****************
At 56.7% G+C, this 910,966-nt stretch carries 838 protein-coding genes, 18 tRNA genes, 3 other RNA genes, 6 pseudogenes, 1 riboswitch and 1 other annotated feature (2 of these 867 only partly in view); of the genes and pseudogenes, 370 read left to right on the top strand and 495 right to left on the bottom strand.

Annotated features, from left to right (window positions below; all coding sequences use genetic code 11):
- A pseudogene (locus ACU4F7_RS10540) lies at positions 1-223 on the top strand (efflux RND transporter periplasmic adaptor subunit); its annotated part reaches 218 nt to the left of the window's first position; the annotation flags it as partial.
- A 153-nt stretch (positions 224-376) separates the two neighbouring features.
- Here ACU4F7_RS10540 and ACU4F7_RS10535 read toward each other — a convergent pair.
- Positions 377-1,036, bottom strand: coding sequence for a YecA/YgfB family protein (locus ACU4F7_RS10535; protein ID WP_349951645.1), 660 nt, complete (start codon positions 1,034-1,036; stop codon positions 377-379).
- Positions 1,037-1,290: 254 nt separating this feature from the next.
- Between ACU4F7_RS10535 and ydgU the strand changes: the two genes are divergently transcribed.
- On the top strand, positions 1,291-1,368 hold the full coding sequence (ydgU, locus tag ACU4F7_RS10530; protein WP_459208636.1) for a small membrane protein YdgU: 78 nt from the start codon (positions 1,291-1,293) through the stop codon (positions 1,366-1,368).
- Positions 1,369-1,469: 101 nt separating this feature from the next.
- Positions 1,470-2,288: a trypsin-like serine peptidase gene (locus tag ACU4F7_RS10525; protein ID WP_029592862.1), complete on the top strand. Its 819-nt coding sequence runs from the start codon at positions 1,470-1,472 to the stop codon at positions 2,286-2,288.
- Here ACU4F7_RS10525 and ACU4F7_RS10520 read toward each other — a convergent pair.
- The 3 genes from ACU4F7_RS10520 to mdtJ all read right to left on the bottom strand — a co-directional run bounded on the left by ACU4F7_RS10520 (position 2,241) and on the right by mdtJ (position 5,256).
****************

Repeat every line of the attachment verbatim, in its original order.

At 56.7% G+C, this 910,966-nt stretch carries 838 protein-coding genes, 18 tRNA genes, 3 other RNA genes, 6 pseudogenes, 1 riboswitch and 1 other annotated feature (2 of these 867 only partly in view); of the genes and pseudogenes, 370 read left to right on the top strand and 495 right to left on the bottom strand.

Annotated features, from left to right (window positions below; all coding sequences use genetic code 11):
- A pseudogene (locus ACU4F7_RS10540) lies at positions 1-223 on the top strand (efflux RND transporter periplasmic adaptor subunit); its annotated part reaches 218 nt to the left of the window's first position; the annotation flags it as partial.
- A 153-nt stretch (positions 224-376) separates the two neighbouring features.
- Here ACU4F7_RS10540 and ACU4F7_RS10535 read toward each other — a convergent pair.
- Positions 377-1,036, bottom strand: coding sequence for a YecA/YgfB family protein (locus ACU4F7_RS10535; protein ID WP_349951645.1), 660 nt, complete (start codon positions 1,034-1,036; stop codon positions 377-379).
- Positions 1,037-1,290: 254 nt separating this feature from the next.
- Between ACU4F7_RS10535 and ydgU the strand changes: the two genes are divergently transcribed.
- On the top strand, positions 1,291-1,368 hold the full coding sequence (ydgU, locus tag ACU4F7_RS10530; protein WP_459208636.1) for a small membrane protein YdgU: 78 nt from the start codon (positions 1,291-1,293) through the stop codon (positions 1,366-1,368).
- Positions 1,369-1,469: 101 nt separating this feature from the next.
- Positions 1,470-2,288: a trypsin-like serine peptidase gene (locus tag ACU4F7_RS10525; protein ID WP_029592862.1), complete on the top strand. Its 819-nt coding sequence runs from the start codon at positions 1,470-1,472 to the stop codon at positions 2,286-2,288.
- Here ACU4F7_RS10525 and ACU4F7_RS10520 read toward each other — a convergent pair.
- The 3 genes from ACU4F7_RS10520 to mdtJ all read right to left on the bottom strand — a co-directional run bounded on the left by ACU4F7_RS10520 (position 2,241) and on the right by mdtJ (position 5,256).